by Julie Hamilton
Every healthy baby moves through the same 9 phases (if allowed) immediately following delivery. This is a wonderful time of learning and orienting and is an important beginning to life and thriving outside the womb. Interview your birthing facility and hospital options prior to delivery to make sure they accommodate this time, and ask what procedures need to be rearranged so it is protected. If baby is removed from mom’s chest prior to the first feed, expect the 9 phases to start over. Below is a list of the 9 phases with brief descriptions of what you’ll see and general indications of time after delivery.
Great checklist for dads! After delivery, keep baby skin-to-skin on mom for the first 60-90 minutes checking off each stage below.
Birth Cry – A short “Hello World!” cry as baby is lightly toweled off and placed on mom’s bare chest. Keep baby unwrapped and unclothed so movement is free and directly against the warmth of mom.
Hands are relaxed and no mouth movements
Small movements of head and shoulders, may open eyes and show some mouth activity
Mouthing and sucking movements increase (this is around 8 minutes after birth)
Baby may have resting periods throughout these phases
Baby moves toward and reaches the breast with small bursts of action
(around 35 minutes after birth)
Baby smells, touches and tastes. While breastfeeding is a learned activity for moms, it is absolutely instinctive for babies.
Your newborn self-attaches and feeds (around 1 hour). Depending on factors such as amount of fluids given to mom during labor, pain medicine and others, the timing of the stages will differ slightly. Mom’s first milk, colostrum, is full of developmental and protective proteins, antibodies and everything the baby needs for his or her first meal! Moms make food that sustains life!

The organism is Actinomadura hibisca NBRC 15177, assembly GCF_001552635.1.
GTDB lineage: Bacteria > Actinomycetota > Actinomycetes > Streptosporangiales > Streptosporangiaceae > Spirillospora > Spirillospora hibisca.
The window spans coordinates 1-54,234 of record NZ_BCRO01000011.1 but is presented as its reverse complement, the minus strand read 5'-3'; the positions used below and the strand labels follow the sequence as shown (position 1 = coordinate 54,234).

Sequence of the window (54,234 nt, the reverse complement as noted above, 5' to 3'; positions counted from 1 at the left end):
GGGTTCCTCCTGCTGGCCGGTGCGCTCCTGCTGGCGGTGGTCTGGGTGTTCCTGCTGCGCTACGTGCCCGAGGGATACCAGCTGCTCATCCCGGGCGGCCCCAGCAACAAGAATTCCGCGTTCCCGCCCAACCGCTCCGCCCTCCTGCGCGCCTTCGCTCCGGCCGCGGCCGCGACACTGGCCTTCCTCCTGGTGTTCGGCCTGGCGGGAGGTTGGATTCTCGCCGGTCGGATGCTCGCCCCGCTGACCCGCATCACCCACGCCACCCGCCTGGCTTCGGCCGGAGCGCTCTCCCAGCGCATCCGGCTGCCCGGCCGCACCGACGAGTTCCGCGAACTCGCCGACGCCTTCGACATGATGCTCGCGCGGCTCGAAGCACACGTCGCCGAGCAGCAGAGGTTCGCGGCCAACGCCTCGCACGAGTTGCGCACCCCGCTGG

Baby falls into a restful sleep (around 90-120 minutes after birth)
Protecting this time will help baby and parents have a great first learning experience and signal mom’s body to make more milk. Baby will move more quickly through these 9 stages for the second and third feeding. If you have decided to breastfeed or maybe just hope to try it, choosing a facility committed to protecting this time will help you move confidently towards your breastfeeding goals.
Bath and almost all procedures can wait until after the first feed for healthy babies and healthy moms. Other procedures can be done with baby on mom’s chest. Interview your birthing facility or hospital to make sure baby can be left on mom through all 9 phases.
For more questions to ask the birthing facility or hospital and more parents-to-be tools and resources visit http://www.beforeyoubreastfeed.com/home/gift-basket.
Julie Hamilton is a speaker, author and coach helping moms-to-be identify their Choice and Voice and move confidently towards their breastfeeding goals. Her advocacy work also includes projects that reduce or eliminate obstacles for new moms. Julie can be reached at firstname.lastname@example.org.